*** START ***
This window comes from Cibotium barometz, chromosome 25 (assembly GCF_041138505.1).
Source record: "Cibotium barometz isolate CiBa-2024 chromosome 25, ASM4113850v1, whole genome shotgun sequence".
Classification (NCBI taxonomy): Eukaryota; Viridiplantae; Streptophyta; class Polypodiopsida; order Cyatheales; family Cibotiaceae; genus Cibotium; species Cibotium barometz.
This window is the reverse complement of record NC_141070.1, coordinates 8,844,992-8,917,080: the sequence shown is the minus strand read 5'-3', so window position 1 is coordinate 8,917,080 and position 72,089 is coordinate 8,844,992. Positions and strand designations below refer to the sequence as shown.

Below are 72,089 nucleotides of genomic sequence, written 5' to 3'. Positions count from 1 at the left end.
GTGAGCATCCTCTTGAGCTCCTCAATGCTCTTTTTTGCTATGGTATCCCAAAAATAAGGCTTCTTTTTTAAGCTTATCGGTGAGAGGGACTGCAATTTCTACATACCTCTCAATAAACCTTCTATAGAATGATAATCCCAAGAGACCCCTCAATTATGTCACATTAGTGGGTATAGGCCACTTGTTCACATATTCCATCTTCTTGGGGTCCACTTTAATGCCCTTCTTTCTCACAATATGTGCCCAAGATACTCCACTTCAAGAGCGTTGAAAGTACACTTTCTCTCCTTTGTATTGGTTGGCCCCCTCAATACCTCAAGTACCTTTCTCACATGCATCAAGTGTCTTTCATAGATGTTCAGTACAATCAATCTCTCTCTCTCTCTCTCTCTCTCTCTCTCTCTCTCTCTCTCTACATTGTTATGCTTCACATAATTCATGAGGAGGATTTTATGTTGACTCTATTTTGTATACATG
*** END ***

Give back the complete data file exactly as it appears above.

This window comes from Cibotium barometz, chromosome 25 (assembly GCF_041138505.1).
Source record: "Cibotium barometz isolate CiBa-2024 chromosome 25, ASM4113850v1, whole genome shotgun sequence".
Classification (NCBI taxonomy): Eukaryota; Viridiplantae; Streptophyta; class Polypodiopsida; order Cyatheales; family Cibotiaceae; genus Cibotium; species Cibotium barometz.
This window is the reverse complement of record NC_141070.1, coordinates 8,844,992-8,917,080: the sequence shown is the minus strand read 5'-3', so window position 1 is coordinate 8,917,080 and position 72,089 is coordinate 8,844,992. Positions and strand designations below refer to the sequence as shown.

Below are 72,089 nucleotides of genomic sequence, written 5' to 3'. Positions count from 1 at the left end.
GTGAGCATCCTCTTGAGCTCCTCAATGCTCTTTTTTGCTATGGTATCCCAAAAATAAGGCTTCTTTTTTAAGCTTATCGGTGAGAGGGACTGCAATTTCTACATACCTCTCAATAAACCTTCTATAGAATGATAATCCCAAGAGACCCCTCAATTATGTCACATTAGTGGGTATAGGCCACTTGTTCACATATTCCATCTTCTTGGGGTCCACTTTAATGCCCTTCTTTCTCACAATATGTGCCCAAGATACTCCACTTCAAGAGCGTTGAAAGTACACTTTCTCTCCTTTGTATTGGTTGGCCCCCTCAATACCTCAAGTACCTTTCTCACATGCATCAAGTGTCTTTCATAGATGTTCAGTACAATCAATCTCTCTCTCTCTCTCTCTCTCTCTCTCTCTCTCTCTCTCTCTACATTGTTATGCTTCACATAATTCATGAGGAGGATTTTATGTTGACTCTATTTTGTATACATG